Dr. Dean Elterman on Men’s Health (The Globe and Mail)


For me, improving men’s health is personal. I am a man in my mid-thirties and the statistics for living a life free of disease and health complications are not in my favour, unless I take action now. I know this because I am urologist. Every day I see male patients and colleagues who have put off taking care of their health because we live in a society where masculinity forces us to focus on our careers, abuse our bodies and neglect our health-care needs. Across all age groups globally, men die earlier and live more years in poorer health compared to women. Men are at increased risk of premature death related to heart disease, stroke, workplace accidents, suicide and risky behaviour such as drunk driving.

In some respects I’m about to make sweeping generalizations that don’t apply to all men. But bear with me.

Is there a faulty or self-destruct gene on the Y-chromosome or does being “manly” lead men to engage in riskier physical activities and socially-influenced neglect of their own health? Historically, men’s health seemed to fall off a cliff once they reached their late teens. After the days of routine pediatrician visits, boys are noticeably absent from doctors’ waiting rooms.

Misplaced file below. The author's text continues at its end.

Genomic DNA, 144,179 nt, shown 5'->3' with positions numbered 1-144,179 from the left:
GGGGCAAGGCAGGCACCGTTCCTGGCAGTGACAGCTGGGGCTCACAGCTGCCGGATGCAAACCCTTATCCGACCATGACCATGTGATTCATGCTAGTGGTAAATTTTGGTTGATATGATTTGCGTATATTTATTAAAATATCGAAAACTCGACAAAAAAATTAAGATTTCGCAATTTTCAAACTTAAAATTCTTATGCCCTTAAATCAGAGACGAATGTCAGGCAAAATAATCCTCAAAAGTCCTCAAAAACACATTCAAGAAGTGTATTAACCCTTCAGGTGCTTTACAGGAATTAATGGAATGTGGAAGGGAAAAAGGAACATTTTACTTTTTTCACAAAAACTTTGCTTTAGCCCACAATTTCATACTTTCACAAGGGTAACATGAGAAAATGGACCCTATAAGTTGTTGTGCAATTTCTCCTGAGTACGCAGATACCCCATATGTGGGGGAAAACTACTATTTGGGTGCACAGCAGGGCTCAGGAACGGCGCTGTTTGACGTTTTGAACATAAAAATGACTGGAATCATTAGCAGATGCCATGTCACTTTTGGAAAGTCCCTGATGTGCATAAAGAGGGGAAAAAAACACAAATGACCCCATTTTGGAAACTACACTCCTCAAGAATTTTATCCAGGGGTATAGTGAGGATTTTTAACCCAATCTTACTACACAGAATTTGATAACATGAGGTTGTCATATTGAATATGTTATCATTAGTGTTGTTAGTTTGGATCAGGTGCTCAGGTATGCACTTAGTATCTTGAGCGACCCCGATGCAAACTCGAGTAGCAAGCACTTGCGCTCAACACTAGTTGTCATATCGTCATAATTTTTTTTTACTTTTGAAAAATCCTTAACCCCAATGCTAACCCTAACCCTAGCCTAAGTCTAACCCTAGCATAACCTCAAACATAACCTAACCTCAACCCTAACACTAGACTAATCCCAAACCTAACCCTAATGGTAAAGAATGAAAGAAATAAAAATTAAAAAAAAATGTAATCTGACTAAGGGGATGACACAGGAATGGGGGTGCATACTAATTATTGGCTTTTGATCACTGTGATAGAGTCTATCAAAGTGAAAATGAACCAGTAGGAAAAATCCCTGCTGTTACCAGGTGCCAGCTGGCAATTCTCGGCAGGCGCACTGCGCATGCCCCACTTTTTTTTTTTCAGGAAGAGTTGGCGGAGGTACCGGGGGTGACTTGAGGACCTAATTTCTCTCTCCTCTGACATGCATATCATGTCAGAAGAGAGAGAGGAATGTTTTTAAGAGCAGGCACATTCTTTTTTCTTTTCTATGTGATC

We become men. And men don’t see doctors. Men are fearless and strong. Men avoid asking for help or acknowledging vulnerability or weakness. We get caught up in life, starting careers and families. And society doesn’t make it easy for us. When’s the last time you ordered a kale salad and carrot juice at the hockey game? Exactly.

Men eat poorly, drink and smoke too much, don’t get enough sleep or exercise, and don’t see doctors regularly. They vanish only to show up at my office door 30 years later with a urologic complaint or in the emergency department with something much more serious.

These generalizations, I’m pleased to say, appear to be on the wane.

More young men are being inspired by campaigns like Movember to know their health risks and make changes earlier in life. Boomers are turning back the clock and men of all ages are taking a more open and proactive approach to their health.

Men never used to talk about their erections or the way they urinated. Now I have men coming in to my office, who after seeing their family doctor for the first time in decades, are asking about their testosterone or ways to improve their urinary/sexual health after hearing about it from friends. As a urologist, working in collaboration with my primary care colleagues, I am in a unique position to talk to men for perhaps the first time in many years about their cardiovascular health, lifestyle habits as well as urologic concerns.